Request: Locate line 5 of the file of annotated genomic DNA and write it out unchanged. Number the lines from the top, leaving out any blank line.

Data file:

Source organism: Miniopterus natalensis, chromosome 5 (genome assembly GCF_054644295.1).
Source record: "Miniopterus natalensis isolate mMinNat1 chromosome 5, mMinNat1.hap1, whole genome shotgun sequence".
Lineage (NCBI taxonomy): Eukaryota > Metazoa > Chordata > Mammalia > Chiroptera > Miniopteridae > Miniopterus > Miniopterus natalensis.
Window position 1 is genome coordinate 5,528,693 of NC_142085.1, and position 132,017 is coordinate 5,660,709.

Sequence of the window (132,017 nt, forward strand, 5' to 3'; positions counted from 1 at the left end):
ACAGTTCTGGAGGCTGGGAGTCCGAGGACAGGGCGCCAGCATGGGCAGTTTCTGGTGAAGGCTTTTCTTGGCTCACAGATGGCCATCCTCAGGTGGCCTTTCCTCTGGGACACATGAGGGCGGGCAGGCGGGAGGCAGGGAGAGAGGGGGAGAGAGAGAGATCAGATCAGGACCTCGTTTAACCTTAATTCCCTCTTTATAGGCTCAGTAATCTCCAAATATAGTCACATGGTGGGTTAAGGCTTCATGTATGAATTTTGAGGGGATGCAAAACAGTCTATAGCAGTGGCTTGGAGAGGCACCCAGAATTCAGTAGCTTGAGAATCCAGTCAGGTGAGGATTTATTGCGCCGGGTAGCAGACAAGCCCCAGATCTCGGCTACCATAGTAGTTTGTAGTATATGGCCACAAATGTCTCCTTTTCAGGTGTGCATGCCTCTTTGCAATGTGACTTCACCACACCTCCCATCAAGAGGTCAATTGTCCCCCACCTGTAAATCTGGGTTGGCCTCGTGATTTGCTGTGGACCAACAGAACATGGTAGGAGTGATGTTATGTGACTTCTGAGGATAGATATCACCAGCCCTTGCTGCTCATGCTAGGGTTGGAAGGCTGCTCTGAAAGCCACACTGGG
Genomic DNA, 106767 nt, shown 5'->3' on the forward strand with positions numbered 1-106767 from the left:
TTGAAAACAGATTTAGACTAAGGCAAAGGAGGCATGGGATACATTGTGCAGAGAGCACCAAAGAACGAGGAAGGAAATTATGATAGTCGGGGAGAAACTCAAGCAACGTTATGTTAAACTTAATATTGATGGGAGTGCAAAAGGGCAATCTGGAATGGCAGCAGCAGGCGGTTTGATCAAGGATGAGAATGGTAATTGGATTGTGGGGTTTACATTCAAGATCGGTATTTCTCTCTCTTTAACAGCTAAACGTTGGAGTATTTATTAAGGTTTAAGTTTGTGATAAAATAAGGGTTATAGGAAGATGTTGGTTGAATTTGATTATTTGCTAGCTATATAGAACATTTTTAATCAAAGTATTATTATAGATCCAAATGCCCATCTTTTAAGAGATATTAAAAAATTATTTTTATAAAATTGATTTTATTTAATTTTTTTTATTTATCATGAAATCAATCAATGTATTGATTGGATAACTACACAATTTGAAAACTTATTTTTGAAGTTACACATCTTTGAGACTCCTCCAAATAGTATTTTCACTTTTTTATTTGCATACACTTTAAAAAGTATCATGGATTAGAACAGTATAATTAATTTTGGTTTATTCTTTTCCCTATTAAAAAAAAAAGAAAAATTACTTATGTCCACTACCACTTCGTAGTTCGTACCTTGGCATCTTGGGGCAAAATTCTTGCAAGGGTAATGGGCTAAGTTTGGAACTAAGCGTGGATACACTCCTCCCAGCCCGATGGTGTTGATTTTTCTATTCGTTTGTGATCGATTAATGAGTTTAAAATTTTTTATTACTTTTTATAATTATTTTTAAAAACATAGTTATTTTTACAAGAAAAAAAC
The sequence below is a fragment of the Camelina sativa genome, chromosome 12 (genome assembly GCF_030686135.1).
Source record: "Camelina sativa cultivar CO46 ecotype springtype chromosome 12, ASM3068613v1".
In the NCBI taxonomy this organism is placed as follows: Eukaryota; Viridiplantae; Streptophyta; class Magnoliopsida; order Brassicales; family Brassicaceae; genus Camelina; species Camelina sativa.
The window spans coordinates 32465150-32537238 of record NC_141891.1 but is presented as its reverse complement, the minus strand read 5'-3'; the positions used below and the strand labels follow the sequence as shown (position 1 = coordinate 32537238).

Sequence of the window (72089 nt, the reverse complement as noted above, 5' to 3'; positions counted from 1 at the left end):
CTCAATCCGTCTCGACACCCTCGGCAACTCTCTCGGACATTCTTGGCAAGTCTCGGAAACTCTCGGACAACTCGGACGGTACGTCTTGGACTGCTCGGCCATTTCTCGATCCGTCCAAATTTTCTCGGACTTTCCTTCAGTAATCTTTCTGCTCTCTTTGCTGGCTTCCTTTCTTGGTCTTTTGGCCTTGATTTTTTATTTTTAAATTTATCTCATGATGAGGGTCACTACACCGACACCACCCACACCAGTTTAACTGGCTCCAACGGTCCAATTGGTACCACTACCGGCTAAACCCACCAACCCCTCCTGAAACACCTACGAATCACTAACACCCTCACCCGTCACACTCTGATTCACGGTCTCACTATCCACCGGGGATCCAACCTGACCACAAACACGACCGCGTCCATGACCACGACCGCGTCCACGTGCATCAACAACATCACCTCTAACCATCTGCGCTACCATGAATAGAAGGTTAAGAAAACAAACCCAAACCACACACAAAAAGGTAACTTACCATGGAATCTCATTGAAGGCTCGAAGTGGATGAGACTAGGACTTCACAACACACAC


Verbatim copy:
Sequence of the window (132,017 nt, forward strand, 5' to 3'; positions counted from 1 at the left end):